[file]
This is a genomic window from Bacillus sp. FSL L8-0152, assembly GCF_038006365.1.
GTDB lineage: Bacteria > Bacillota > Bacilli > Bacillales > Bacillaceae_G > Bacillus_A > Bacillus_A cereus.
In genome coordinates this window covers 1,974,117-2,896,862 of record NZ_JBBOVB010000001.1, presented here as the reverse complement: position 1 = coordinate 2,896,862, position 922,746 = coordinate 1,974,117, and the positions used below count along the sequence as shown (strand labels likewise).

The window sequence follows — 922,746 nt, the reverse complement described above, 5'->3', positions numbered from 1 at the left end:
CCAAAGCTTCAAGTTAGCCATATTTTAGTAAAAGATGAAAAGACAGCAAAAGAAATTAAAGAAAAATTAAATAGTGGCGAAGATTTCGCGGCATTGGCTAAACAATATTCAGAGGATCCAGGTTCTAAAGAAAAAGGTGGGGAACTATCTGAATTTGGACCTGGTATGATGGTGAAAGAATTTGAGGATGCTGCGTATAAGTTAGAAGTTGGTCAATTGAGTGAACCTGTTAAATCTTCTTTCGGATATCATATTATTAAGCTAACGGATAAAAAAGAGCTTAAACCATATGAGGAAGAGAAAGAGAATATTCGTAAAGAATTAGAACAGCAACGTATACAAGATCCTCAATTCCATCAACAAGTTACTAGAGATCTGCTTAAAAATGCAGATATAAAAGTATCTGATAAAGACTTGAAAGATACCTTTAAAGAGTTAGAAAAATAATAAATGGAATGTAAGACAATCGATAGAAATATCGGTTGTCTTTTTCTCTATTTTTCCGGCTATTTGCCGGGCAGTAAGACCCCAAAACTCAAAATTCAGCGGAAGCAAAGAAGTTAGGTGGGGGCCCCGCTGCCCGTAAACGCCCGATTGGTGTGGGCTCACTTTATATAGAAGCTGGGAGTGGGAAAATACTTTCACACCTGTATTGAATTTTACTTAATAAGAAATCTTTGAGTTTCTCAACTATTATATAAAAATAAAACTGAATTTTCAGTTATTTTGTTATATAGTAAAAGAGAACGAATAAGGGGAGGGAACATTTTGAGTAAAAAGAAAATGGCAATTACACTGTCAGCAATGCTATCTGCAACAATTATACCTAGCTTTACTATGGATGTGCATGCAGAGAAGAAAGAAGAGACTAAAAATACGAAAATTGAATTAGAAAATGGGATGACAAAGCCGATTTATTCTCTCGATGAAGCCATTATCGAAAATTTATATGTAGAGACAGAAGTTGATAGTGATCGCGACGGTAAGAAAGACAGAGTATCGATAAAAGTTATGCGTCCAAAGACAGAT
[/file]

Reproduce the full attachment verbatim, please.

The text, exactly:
This is a genomic window from Bacillus sp. FSL L8-0152, assembly GCF_038006365.1.
GTDB lineage: Bacteria > Bacillota > Bacilli > Bacillales > Bacillaceae_G > Bacillus_A > Bacillus_A cereus.
In genome coordinates this window covers 1,974,117-2,896,862 of record NZ_JBBOVB010000001.1, presented here as the reverse complement: position 1 = coordinate 2,896,862, position 922,746 = coordinate 1,974,117, and the positions used below count along the sequence as shown (strand labels likewise).

The window sequence follows — 922,746 nt, the reverse complement described above, 5'->3', positions numbered from 1 at the left end:
CCAAAGCTTCAAGTTAGCCATATTTTAGTAAAAGATGAAAAGACAGCAAAAGAAATTAAAGAAAAATTAAATAGTGGCGAAGATTTCGCGGCATTGGCTAAACAATATTCAGAGGATCCAGGTTCTAAAGAAAAAGGTGGGGAACTATCTGAATTTGGACCTGGTATGATGGTGAAAGAATTTGAGGATGCTGCGTATAAGTTAGAAGTTGGTCAATTGAGTGAACCTGTTAAATCTTCTTTCGGATATCATATTATTAAGCTAACGGATAAAAAAGAGCTTAAACCATATGAGGAAGAGAAAGAGAATATTCGTAAAGAATTAGAACAGCAACGTATACAAGATCCTCAATTCCATCAACAAGTTACTAGAGATCTGCTTAAAAATGCAGATATAAAAGTATCTGATAAAGACTTGAAAGATACCTTTAAAGAGTTAGAAAAATAATAAATGGAATGTAAGACAATCGATAGAAATATCGGTTGTCTTTTTCTCTATTTTTCCGGCTATTTGCCGGGCAGTAAGACCCCAAAACTCAAAATTCAGCGGAAGCAAAGAAGTTAGGTGGGGGCCCCGCTGCCCGTAAACGCCCGATTGGTGTGGGCTCACTTTATATAGAAGCTGGGAGTGGGAAAATACTTTCACACCTGTATTGAATTTTACTTAATAAGAAATCTTTGAGTTTCTCAACTATTATATAAAAATAAAACTGAATTTTCAGTTATTTTGTTATATAGTAAAAGAGAACGAATAAGGGGAGGGAACATTTTGAGTAAAAAGAAAATGGCAATTACACTGTCAGCAATGCTATCTGCAACAATTATACCTAGCTTTACTATGGATGTGCATGCAGAGAAGAAAGAAGAGACTAAAAATACGAAAATTGAATTAGAAAATGGGATGACAAAGCCGATTTATTCTCTCGATGAAGCCATTATCGAAAATTTATATGTAGAGACAGAAGTTGATAGTGATCGCGACGGTAAGAAAGACAGAGTATCGATAAAAGTTATGCGTCCAAAGACAGAT